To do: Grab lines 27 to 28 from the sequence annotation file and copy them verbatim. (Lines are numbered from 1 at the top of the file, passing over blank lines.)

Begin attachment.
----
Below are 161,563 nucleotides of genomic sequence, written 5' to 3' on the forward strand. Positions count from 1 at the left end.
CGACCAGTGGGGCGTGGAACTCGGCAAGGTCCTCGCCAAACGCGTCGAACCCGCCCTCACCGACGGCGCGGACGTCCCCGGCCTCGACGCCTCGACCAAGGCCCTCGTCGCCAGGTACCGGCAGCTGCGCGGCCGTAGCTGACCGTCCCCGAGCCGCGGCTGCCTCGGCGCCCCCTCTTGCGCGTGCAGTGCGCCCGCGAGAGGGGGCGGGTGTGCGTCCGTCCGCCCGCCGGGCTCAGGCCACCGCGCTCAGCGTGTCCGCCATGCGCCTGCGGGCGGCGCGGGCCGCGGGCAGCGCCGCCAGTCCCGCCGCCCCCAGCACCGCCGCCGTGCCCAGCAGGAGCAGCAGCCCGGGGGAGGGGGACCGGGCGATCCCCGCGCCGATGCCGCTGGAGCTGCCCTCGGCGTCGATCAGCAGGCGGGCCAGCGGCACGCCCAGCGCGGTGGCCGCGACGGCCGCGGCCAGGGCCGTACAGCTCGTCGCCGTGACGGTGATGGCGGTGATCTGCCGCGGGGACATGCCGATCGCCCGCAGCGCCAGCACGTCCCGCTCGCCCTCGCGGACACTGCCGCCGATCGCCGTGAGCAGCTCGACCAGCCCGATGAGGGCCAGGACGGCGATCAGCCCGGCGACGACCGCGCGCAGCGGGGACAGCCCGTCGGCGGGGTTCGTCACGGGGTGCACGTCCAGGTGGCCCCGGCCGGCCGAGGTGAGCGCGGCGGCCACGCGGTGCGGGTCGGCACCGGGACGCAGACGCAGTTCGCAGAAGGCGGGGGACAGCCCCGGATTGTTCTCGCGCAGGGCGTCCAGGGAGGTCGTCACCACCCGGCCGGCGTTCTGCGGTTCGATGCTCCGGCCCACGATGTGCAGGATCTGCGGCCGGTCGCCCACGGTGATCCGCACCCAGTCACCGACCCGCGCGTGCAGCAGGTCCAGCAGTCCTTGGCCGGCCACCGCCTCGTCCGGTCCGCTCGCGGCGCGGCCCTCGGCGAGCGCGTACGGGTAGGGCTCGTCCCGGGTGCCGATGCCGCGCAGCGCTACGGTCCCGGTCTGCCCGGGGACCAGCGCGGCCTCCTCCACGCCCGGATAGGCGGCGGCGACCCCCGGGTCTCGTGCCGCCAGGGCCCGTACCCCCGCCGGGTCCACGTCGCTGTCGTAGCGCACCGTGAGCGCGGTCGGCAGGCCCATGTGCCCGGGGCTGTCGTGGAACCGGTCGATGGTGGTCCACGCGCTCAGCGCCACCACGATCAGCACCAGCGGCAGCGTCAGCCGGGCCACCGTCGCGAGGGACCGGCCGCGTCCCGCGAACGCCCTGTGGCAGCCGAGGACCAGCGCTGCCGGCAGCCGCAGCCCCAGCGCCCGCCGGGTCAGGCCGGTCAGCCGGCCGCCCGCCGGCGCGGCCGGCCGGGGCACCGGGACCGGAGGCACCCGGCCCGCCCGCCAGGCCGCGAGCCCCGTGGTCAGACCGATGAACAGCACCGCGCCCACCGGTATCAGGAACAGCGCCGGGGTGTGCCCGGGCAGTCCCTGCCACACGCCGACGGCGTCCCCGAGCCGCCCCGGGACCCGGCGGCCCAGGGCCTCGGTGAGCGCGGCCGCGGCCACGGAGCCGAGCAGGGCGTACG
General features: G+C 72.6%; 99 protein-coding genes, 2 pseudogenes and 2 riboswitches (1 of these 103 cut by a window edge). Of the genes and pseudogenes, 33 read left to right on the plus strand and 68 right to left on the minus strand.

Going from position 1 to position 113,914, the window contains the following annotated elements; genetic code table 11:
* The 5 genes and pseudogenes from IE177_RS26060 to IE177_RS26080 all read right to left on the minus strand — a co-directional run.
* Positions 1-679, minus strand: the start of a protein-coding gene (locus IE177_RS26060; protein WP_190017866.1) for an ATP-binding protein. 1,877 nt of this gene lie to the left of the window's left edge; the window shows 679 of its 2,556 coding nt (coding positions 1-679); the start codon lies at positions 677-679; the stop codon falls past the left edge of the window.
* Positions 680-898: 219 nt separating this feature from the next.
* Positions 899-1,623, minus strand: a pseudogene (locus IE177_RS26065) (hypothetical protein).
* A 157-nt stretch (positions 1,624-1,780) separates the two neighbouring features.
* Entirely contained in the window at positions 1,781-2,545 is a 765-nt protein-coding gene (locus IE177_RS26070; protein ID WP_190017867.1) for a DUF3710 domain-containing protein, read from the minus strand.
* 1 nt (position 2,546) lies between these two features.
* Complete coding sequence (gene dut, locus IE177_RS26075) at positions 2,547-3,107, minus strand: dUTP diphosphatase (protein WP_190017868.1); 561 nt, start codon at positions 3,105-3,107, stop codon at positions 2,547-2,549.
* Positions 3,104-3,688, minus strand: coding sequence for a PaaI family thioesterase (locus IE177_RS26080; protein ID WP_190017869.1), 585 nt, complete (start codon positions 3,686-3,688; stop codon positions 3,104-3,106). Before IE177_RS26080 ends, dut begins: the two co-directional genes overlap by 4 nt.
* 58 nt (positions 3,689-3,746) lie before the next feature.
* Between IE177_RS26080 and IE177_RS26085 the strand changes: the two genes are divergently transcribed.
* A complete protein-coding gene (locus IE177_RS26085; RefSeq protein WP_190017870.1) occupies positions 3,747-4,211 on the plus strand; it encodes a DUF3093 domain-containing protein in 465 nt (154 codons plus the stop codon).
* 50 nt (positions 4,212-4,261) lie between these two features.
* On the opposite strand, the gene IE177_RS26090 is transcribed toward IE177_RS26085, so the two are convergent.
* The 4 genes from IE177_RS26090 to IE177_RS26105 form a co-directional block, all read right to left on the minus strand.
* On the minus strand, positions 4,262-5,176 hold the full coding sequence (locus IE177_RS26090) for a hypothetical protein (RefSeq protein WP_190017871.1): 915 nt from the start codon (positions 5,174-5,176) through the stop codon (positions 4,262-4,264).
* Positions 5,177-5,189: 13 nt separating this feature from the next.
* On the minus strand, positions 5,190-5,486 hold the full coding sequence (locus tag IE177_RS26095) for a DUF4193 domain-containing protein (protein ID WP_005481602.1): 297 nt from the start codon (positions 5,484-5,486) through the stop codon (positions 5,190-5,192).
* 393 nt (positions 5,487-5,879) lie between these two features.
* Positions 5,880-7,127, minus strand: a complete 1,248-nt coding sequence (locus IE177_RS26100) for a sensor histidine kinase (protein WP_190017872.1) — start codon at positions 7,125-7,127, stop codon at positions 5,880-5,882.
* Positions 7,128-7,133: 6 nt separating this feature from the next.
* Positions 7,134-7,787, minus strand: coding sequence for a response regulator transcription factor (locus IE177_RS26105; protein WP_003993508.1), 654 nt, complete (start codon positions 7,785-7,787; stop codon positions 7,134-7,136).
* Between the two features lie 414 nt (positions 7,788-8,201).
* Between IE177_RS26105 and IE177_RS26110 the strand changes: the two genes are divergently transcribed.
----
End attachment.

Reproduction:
* Between the two features lie 414 nt (positions 7,788-8,201).
* Between IE177_RS26105 and IE177_RS26110 the strand changes: the two genes are divergently transcribed.